There are thousands of people employed in offshore wind, and each person has taken a slightly different career path. Many people come into offshore wind from other sectors, as many of the roles or skills are transferable. Whether you've a background or interest in the sciences, engineering, construction, business, economics, communication, or policy, there is likely to be a role in offshore wind. 

Jobs in offshore wind are spread across the UK, particularly along the east coast of Scotland and England. According to our last surveys, the average age of people in the industry was 38, with a quarter of the workforce being under 30 - making the offshore wind industry younger than the national average. Individual companies and the sector as a whole are looking at how best to train newcomers, increase diversity and improve gender balance

Not every role in offshore wind requires a degree. There are also opportunities to enter the sector through vocational routes such as Higher National Certificates, Higher National Diplomas, and apprenticeships.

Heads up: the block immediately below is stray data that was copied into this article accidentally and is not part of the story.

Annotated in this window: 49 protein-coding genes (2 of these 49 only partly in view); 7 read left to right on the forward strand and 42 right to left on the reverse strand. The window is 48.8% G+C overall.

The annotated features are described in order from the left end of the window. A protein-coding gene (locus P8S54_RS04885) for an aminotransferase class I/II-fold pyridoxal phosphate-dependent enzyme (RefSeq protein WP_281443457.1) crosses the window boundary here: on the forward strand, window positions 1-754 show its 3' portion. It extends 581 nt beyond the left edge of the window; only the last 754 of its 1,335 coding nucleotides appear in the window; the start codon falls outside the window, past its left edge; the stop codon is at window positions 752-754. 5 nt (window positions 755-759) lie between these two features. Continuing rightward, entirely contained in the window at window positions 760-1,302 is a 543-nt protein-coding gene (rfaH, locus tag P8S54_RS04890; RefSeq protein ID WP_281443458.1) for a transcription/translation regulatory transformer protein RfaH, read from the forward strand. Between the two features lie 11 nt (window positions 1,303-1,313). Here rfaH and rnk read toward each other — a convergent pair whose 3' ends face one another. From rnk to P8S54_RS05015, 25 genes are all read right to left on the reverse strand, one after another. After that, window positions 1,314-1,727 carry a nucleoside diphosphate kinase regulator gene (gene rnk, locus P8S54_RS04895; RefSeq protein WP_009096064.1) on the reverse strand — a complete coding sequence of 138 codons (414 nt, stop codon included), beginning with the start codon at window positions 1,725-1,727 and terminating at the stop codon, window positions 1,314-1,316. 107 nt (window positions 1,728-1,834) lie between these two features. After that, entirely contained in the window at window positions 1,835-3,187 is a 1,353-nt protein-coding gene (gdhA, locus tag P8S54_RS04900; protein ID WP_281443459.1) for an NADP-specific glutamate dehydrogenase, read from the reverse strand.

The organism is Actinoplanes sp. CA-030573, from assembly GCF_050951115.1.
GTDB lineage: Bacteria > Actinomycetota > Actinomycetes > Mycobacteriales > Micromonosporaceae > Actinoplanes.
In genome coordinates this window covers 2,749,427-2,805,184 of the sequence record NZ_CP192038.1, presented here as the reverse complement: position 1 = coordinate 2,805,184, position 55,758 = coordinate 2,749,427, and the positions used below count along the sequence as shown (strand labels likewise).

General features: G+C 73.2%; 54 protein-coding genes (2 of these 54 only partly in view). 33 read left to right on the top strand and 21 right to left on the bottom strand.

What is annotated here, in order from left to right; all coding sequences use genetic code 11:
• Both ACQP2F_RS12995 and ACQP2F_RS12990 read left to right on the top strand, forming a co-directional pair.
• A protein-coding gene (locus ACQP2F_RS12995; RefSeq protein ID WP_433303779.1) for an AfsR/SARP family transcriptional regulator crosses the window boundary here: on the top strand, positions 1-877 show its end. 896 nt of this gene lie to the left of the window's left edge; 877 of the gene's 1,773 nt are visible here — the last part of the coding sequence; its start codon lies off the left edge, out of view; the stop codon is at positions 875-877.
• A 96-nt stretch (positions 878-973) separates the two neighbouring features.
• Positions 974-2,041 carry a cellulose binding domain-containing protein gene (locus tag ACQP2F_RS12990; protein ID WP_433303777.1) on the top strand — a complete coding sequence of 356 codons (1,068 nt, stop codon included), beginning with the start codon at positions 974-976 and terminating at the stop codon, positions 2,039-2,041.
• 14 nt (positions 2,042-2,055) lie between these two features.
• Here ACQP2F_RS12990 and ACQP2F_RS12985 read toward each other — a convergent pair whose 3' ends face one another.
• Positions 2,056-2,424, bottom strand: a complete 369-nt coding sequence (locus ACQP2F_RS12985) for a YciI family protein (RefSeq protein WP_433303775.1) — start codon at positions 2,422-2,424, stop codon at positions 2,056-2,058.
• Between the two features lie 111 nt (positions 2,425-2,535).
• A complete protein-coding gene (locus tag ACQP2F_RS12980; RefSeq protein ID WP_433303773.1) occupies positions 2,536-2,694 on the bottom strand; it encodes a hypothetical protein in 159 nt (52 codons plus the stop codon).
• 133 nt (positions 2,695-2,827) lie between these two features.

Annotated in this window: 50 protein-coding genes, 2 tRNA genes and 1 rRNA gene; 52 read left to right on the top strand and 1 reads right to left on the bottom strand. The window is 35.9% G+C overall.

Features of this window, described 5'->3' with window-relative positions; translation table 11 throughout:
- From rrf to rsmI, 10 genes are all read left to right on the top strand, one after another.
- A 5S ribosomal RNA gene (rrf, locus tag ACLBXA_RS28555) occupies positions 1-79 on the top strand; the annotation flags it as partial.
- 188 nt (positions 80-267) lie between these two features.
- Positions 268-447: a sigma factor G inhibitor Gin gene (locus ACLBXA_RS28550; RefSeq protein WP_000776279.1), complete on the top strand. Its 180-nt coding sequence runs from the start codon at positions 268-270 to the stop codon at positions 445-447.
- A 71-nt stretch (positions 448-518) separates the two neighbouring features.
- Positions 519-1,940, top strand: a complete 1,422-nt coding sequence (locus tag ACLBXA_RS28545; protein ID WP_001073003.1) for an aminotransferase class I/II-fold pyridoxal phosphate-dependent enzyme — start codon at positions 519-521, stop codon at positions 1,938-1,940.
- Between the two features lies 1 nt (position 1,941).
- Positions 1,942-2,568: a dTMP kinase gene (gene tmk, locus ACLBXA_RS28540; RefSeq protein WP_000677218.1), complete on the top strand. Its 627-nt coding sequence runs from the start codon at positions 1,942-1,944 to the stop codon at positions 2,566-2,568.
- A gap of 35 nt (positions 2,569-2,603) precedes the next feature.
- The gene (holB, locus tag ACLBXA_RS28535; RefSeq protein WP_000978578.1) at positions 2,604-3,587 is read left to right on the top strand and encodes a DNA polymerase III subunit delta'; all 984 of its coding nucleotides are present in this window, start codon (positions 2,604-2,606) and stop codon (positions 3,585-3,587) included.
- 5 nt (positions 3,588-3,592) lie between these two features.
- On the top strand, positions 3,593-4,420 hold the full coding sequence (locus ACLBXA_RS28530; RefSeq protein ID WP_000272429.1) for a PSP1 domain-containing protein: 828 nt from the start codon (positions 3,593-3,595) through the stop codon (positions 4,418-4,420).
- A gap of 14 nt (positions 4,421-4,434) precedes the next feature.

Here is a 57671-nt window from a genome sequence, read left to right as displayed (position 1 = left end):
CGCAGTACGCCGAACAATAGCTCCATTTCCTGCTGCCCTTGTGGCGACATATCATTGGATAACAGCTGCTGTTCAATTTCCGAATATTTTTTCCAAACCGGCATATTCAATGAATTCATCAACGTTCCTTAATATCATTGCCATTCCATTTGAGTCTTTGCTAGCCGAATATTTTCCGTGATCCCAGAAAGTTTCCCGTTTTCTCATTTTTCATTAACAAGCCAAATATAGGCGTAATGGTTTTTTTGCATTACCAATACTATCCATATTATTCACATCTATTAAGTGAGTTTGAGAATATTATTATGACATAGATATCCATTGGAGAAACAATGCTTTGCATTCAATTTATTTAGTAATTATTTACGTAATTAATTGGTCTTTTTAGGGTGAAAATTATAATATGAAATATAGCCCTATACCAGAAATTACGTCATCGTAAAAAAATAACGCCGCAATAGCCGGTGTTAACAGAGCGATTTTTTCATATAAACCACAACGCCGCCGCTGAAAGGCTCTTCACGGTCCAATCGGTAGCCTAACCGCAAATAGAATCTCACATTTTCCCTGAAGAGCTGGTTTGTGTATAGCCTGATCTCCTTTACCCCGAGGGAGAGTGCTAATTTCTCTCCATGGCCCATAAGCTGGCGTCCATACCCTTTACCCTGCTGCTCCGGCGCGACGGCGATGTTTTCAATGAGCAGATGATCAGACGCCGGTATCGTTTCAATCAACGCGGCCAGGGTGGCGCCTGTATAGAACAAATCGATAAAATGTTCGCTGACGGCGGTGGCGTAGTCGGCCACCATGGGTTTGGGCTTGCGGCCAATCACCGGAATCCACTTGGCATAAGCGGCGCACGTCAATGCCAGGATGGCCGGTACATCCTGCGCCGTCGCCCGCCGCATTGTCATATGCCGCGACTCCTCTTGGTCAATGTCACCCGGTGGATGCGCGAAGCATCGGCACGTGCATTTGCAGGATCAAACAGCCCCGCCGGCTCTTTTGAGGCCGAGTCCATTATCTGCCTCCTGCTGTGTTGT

Below is information on just some of the common roles in offshore wind. 

Emily French

JDR Cables


I completed my A-levels in maths, physics and product design and decided I wanted to go for an apprenticeship. I thought an apprenticeship would be the best route into engineering, as one of the main aspects of the profession is having good practical knowledge - something university couldn't necessarily offer me.

I heard JDR was recruiting engineering apprentices. I didn’t have any prior knowledge of subsea umbilicals and cables, but I thought it could be an interesting opportunity to learn something new within a growing industry. I was successful in gaining a place as one of JDRs first apprentices, and am now working full time at JDR where I am continuing to build on my practical and theoretical skills and knowledge.